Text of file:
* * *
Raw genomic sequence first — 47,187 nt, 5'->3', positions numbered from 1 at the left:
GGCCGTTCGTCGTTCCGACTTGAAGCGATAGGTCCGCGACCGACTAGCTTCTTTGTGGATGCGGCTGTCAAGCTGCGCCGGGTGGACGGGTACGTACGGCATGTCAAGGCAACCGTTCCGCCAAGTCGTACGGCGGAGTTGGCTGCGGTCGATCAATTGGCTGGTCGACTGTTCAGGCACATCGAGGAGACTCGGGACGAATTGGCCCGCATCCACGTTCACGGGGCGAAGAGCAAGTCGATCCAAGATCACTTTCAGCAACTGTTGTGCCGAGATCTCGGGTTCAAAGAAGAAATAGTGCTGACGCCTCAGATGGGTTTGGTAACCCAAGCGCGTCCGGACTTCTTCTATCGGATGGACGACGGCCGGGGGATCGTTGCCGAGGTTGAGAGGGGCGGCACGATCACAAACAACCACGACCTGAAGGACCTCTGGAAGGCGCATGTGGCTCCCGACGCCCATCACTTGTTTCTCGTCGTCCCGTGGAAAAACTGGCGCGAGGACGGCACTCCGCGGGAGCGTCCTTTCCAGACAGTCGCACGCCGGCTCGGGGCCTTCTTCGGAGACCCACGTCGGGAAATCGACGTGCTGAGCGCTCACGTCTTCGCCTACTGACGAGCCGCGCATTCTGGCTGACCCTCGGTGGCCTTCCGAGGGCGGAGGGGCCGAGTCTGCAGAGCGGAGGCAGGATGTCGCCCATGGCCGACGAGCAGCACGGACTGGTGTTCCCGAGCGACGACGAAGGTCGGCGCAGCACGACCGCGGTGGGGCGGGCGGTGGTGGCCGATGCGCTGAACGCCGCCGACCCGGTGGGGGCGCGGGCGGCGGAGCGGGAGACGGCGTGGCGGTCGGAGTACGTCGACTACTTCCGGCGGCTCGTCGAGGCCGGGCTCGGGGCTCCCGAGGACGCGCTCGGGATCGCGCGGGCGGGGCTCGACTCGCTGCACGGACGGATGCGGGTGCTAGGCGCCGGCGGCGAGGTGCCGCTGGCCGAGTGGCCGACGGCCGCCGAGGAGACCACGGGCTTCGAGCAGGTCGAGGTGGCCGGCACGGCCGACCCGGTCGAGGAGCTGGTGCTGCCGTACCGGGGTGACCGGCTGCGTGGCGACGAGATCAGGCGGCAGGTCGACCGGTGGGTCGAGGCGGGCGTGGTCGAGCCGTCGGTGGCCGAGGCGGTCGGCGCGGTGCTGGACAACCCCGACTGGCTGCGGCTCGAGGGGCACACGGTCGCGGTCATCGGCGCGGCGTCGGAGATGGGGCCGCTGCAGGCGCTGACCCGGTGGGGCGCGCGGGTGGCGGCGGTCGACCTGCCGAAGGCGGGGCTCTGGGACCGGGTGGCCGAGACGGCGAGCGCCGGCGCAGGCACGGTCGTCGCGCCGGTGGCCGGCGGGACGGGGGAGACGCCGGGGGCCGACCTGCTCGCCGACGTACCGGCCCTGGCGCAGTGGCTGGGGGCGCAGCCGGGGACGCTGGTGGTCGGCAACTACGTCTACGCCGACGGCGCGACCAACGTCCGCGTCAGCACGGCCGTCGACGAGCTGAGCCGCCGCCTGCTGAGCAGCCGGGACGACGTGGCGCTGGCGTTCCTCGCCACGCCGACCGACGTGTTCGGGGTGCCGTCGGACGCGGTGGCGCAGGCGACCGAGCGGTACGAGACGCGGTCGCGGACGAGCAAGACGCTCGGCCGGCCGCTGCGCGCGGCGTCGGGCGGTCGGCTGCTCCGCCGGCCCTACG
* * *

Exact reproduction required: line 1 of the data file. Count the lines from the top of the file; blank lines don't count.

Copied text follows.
Raw genomic sequence first — 47,187 nt, 5'->3', positions numbered from 1 at the left: